Remember the 'Minority Report' scenes in which Tom Cruise and others used their hands to manipulate data on giant computer screens? One man is on a mission to make that gestural interface technology commonplace on every desktop.
Augmented Reality is the overlapping of digital information and physical environment. Sci-Fi has often portrayed A.R. as interactive floating transparent computer screens projected into the air, or perhaps the most absolute example: standing inside an entirely computer generated world.
New computer software applications--in the labs and in the market--are using emotion as data input and responding to it. This CIO.com feature looks at current applications that focus on human emotion, and looks ahead to work being done on that subject, in computer labs around the world.
Half of our readers are away in this holiday season, so traffic and news items are considerably down comparatively to normal weekdays. Why don't we have some Holiday Fun (TM) with a poll? Our friends at Slashdot put a poll up asking about your favorite sci-fi TV series, but they forgot two very important entries as their readers mentioned quickly afterwards: the most famous TV series of the '90s "The X-Files", and the already cult classic "Firefly". So we thought we recreate the same poll, but with these options in play, just so we see what our (mostly geek) readership likes the most. Even if we only have ~1/10 of Slashdot's traffic we can still have some fun with it!
"In this article, see how HAL 9000, the computer in the 2001: A Space Odyssey movie , the smartest believable artificial intelligence so far in fiction, could predict equipment failure, answer personal questions, learn to sing 'Bicycle built for Two', and go insane, based on IBM Build to Manage Toolkit components. By the end of this article, you'll see how autonomic computing can be implemented today; determine if there is such a thing as a Hofstadter-Moebius loop in programming; and discover if HAL stands for Heuristic ALgorithmic computer, Heuristic Autonomic Learner, or is simply the first three letters of a prankster holiday that occurs about this time of the year."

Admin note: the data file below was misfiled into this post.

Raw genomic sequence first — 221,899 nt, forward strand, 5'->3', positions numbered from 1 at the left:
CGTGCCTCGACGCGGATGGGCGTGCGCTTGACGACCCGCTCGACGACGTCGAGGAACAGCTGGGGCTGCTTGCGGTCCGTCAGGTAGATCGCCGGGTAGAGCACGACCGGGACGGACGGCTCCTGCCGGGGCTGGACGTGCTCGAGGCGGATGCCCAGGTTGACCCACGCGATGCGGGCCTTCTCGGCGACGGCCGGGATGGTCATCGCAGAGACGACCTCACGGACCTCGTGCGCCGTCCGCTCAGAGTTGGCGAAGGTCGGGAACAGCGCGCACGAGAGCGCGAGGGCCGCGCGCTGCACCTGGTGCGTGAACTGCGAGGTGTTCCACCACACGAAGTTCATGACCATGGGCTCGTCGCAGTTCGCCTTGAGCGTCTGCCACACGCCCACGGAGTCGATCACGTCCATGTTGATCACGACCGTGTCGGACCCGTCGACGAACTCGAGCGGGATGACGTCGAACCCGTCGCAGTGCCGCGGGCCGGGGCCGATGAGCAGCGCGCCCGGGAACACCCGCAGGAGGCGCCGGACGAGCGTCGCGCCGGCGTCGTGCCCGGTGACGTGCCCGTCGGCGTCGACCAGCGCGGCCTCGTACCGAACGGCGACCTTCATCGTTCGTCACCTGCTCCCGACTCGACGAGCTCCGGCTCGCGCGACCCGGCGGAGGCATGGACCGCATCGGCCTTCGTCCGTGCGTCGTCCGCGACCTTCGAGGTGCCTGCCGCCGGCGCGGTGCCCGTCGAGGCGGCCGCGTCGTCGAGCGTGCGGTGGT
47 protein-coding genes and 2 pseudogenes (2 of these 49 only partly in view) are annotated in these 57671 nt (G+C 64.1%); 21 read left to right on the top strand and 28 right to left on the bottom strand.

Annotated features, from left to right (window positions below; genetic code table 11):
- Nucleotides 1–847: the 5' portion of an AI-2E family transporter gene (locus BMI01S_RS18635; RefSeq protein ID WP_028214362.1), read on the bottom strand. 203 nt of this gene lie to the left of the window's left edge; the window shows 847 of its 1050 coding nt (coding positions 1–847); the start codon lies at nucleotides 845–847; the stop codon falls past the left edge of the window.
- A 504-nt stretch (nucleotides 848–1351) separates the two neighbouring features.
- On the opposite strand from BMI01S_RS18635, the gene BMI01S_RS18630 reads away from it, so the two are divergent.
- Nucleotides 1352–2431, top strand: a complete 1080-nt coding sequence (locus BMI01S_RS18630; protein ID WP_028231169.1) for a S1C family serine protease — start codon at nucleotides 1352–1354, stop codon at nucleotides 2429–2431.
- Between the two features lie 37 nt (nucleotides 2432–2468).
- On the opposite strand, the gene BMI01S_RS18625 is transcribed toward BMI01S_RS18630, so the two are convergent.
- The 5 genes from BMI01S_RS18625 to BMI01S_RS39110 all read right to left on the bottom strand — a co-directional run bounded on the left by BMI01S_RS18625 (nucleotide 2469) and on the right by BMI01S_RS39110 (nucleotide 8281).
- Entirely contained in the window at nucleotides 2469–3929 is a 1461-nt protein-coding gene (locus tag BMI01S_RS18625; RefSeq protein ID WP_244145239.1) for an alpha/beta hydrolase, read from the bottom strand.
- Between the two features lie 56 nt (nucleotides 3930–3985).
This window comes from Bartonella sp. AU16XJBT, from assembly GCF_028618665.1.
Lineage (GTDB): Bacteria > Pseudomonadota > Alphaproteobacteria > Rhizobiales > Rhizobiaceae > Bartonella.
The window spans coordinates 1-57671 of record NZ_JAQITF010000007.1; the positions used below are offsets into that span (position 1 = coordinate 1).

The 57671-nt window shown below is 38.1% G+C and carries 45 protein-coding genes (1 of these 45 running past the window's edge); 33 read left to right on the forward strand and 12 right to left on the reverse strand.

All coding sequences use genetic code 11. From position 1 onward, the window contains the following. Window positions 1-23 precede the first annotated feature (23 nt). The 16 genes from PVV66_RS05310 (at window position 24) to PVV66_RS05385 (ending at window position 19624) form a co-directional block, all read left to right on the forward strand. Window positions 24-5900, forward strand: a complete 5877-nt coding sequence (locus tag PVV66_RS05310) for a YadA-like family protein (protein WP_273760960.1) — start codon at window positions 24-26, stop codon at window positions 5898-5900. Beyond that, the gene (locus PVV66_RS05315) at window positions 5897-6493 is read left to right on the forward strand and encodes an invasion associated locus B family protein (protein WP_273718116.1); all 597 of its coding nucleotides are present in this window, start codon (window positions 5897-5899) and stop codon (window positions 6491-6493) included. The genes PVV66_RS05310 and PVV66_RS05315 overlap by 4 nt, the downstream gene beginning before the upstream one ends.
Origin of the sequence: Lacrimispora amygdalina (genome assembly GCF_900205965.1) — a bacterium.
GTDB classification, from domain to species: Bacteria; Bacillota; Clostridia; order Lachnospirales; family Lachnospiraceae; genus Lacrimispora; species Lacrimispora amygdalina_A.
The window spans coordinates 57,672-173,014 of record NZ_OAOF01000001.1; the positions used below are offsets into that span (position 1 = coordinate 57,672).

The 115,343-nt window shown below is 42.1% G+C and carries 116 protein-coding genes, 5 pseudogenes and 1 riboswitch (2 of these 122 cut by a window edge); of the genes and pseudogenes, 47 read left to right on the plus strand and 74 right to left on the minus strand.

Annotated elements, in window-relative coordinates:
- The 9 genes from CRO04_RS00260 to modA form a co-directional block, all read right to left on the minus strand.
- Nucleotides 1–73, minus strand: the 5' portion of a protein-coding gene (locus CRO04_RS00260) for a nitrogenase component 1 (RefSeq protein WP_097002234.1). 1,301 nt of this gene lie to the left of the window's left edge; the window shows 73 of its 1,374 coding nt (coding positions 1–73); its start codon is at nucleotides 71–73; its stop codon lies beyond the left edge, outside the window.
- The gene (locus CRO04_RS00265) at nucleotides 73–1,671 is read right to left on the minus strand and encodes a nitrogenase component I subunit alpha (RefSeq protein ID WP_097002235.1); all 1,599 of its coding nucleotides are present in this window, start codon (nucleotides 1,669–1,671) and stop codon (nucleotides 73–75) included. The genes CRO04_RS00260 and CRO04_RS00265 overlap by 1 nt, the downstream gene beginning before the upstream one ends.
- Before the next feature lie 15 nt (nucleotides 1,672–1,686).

In the latest study conducted by the Pew Internet and American Life Project, over 700 technology experts were asked to evaluate an assortment of scenarios in an attempt to determine potential trends for the year 2020. With responses from representatives of the World Wide Web Consortium, ICANN, the Association of Internet Researchers, and major corporations like Google and IBM, the report reflects the perceptions of "Internet pioneers," more than half of whom "were online before 1993."
Physicists at the U.S. Department of Energy's Argonne National Laboratory have devised a potentially groundbreaking theory demonstrating how to control the spin of particles without using superconducting magnets - a development that could advance the field of spintronics and bring scientists a step closer to quantum computing.
"Imagine if you will, a world where your ideas and perhaps, even your own creative works became part of the OS of tomorrow. Consider the obvious advantages to an operating system that actually adapted to the needs of the users instead of the other way around. Not only is there no such OS like this, the very idea goes against much of what we are currently seeing in the current OS options in the market."